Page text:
The Stunning Climbing Vine That Will Fill Your Trellis Garden With Tropical Flowers

Try as you might, resisting the charms of Wisteria vines is an enormous ask in any gardening playbook. Donning drooping racemes of fragrant purple flowers, it has seduced droves of bees, hummingbirds, and butterflies, creating a pollinator haven like no other. Yet, to much chagrin, the exotic beauty slips past its ordained boundaries, fighting off native vegetation. It has been kicked off the planting list in certain areas of the southeastern U.S. and is an invasive vine you should know about. Fortunately, all hope isn't lost, for you can enjoy a similar-looking climbing vine sans the prolific spreading. Enter: Queen's wreath (Petrea volubilis).

Endemic in the Caribbean and parts of central to South America, Queen's wreath has scored a cult following for its pleasing, tropical appearance. Aglow in stunning shades of lavender due to its starry flowers huddling (like grapes) along the foot-long, wisteria-esque inflorescence, it looks breathtaking in a garden. Although some train it as a "standard" wherein the stems are arranged to mimic a tree, Queen's wreath works best to fill a trellis garden, considering its inherent twining nature. If you'd much rather grow white flowers, look for its "Albaflora" cultivar.

Deck your trellis in tropical flowers

Like all vines, Petrea is more anxious about growing tall — hence the quick growth — than creating a strong stem support system. That's why you should use a trellis to give your plants support unless you want the ground carpeted in arborescent skin. Fences, hanging baskets, pergolas, and lattices work, too, if your garden is missing a trellis. This ensures you get the perfect view of the profuse floral display the Queen puts out from early spring through summer. Indeed, so gracious is she that she produces small flower clusters intermittently, even in the fall and early winter. Unsurprisingly, this turns your yard into a bird haven, as hummingbirds zap around the exquisite bracts, as do bees and butterflies.

To boot, Queen's wreath's bluish-purple calyces (flowers' outer covering) take on the baton to prolong the show by staying behind when the flowers are long gone. Juxtaposed with the gritty, almost 9 inches long, verdant foliage, earning the climbing vine its "Sandpaper Vine" moniker, the calyces slowly turn a pallid gray, eventually dropping out. Afterward, their semi-evergreen, elliptic leaves maintain winter interest, except in colder regions where they're shed after frost.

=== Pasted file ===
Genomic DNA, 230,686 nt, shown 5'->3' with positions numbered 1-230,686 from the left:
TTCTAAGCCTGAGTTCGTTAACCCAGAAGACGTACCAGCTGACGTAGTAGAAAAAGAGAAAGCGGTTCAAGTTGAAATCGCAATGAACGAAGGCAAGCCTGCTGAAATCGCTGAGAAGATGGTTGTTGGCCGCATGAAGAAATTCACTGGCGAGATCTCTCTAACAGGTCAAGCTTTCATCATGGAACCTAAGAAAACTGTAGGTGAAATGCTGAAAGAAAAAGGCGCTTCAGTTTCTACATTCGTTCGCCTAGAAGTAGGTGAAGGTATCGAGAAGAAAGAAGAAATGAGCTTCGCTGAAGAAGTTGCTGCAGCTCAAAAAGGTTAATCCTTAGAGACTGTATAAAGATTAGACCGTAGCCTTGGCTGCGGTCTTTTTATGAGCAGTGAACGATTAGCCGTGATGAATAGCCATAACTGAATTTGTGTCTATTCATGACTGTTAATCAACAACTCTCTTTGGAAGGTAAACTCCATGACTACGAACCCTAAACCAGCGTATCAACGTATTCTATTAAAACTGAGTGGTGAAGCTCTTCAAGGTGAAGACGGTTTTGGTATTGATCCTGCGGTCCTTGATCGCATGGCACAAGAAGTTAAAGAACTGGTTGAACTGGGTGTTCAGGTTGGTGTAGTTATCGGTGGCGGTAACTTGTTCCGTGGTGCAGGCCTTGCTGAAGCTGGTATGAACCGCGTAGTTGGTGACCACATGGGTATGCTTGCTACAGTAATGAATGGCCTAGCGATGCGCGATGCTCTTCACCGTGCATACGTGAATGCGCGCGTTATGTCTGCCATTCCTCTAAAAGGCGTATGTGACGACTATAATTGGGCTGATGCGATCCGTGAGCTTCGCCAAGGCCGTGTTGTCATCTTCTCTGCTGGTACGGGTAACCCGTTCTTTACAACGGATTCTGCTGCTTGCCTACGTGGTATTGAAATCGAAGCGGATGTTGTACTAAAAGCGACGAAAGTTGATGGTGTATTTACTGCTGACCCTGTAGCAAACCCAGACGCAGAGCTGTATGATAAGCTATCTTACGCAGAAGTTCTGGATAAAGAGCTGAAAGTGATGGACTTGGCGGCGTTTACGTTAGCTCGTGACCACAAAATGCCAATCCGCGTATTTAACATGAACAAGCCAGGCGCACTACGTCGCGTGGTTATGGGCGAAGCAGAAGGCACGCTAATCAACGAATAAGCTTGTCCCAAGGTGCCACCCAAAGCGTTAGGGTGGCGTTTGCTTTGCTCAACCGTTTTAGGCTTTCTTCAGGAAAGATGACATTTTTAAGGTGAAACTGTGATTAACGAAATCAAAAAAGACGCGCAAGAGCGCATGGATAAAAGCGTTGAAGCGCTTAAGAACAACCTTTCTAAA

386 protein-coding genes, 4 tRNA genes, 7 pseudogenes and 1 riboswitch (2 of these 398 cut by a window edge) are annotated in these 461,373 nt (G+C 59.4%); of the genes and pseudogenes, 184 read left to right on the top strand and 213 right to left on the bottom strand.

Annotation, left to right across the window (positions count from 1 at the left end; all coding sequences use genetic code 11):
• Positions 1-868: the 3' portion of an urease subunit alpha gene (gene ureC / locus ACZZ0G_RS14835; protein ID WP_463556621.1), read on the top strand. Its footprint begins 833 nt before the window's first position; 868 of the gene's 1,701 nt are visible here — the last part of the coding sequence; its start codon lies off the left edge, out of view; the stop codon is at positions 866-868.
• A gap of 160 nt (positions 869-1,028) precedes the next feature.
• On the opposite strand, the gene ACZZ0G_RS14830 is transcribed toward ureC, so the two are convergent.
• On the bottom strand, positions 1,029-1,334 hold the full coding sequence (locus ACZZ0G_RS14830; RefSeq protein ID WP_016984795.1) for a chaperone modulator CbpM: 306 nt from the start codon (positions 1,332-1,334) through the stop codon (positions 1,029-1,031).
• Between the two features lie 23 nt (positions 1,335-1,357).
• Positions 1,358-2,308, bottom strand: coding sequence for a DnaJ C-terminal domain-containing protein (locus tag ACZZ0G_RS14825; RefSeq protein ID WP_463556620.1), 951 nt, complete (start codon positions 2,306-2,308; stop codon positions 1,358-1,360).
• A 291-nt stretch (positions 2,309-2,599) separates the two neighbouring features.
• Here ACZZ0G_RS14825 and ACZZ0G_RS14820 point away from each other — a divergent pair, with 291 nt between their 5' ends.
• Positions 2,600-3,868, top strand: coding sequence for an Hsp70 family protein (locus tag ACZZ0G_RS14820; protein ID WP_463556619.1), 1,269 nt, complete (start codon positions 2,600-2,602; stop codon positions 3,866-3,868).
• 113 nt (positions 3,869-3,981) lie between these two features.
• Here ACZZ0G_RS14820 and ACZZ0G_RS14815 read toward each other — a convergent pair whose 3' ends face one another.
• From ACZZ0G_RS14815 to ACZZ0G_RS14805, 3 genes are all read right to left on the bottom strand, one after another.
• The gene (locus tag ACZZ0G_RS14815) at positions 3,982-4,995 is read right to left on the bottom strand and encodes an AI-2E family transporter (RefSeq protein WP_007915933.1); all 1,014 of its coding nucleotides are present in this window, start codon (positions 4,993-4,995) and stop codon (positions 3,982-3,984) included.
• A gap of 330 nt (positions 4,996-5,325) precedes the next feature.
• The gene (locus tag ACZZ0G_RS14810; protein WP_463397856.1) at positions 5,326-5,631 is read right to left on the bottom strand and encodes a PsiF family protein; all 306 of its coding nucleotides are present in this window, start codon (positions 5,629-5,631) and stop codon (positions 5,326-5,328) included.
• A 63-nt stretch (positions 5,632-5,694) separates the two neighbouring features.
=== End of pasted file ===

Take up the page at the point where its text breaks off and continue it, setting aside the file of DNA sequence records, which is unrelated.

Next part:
Growing and caring for Queen's wreath

Well-adapted in USDA zones 10 to 11, Queen's wreath can be grown in 9b, provided the temperatures don't dip below 30 degrees Fahrenheit. Otherwise, they must be overwintered indoors. Also, they're best grown using air layers or cuttings. This is because they go to seed occasionally, and when they do, the seeds take their sweet time to germinate, thus delaying flowering by many years. Petrea plants are partial to well-draining soils, but their moderate salt resistance makes them a good-to-have alternative around coastal sites. They thrive on alkaline substrates, too.

To watch the flower-dripping vine reach for the sky — in other words, grow to its mature height of 12 inches — plant it in full sun. While semi-shaded spots aren't a problem, the blooms won't be as vibrant. Although Sandpaper Vine is considered drought-tolerant, it'll need frequent irrigation in the initial years until it establishes itself fully. Water only when the soil feels dry to the touch. That being said, you can't leave the clamberer to its devices, as it can grow top-heavy over the years while looking sparse and gangly below. So, shortly after planting the vine, guide its stems laterally along the trellis and knit them together through the gaps for a fuller look. Once the climber reaches the top, train the extra length down the trellis instead of pruning to keep its head from turning bushy.